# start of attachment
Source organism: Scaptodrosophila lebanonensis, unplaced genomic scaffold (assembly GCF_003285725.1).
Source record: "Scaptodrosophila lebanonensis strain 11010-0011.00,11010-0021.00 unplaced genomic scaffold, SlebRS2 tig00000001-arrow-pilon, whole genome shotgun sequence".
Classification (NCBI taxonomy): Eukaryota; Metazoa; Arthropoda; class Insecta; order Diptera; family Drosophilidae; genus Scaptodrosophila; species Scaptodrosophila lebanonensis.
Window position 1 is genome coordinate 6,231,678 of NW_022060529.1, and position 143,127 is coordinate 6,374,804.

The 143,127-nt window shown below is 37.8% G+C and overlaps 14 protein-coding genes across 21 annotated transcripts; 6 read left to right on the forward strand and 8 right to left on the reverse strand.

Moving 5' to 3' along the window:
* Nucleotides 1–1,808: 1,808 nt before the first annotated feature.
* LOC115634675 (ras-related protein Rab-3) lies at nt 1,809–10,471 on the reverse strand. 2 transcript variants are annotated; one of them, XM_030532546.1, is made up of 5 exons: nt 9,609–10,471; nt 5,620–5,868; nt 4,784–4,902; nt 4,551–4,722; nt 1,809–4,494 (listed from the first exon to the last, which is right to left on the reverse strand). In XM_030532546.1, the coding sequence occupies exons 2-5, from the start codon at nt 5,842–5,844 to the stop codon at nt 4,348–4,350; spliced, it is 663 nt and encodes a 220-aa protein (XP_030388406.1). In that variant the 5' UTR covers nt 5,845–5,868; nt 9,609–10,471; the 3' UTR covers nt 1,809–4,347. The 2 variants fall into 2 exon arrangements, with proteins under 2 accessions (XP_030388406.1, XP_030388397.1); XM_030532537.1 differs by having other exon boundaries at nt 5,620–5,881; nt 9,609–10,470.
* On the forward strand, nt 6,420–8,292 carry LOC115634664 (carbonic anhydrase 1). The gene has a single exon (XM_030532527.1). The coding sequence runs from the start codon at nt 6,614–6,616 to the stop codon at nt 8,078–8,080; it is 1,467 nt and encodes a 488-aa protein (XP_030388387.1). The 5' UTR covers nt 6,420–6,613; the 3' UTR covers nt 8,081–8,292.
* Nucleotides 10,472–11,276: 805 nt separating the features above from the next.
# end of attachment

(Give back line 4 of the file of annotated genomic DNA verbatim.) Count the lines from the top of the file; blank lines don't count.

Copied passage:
Window position 1 is genome coordinate 6,231,678 of NW_022060529.1, and position 143,127 is coordinate 6,374,804.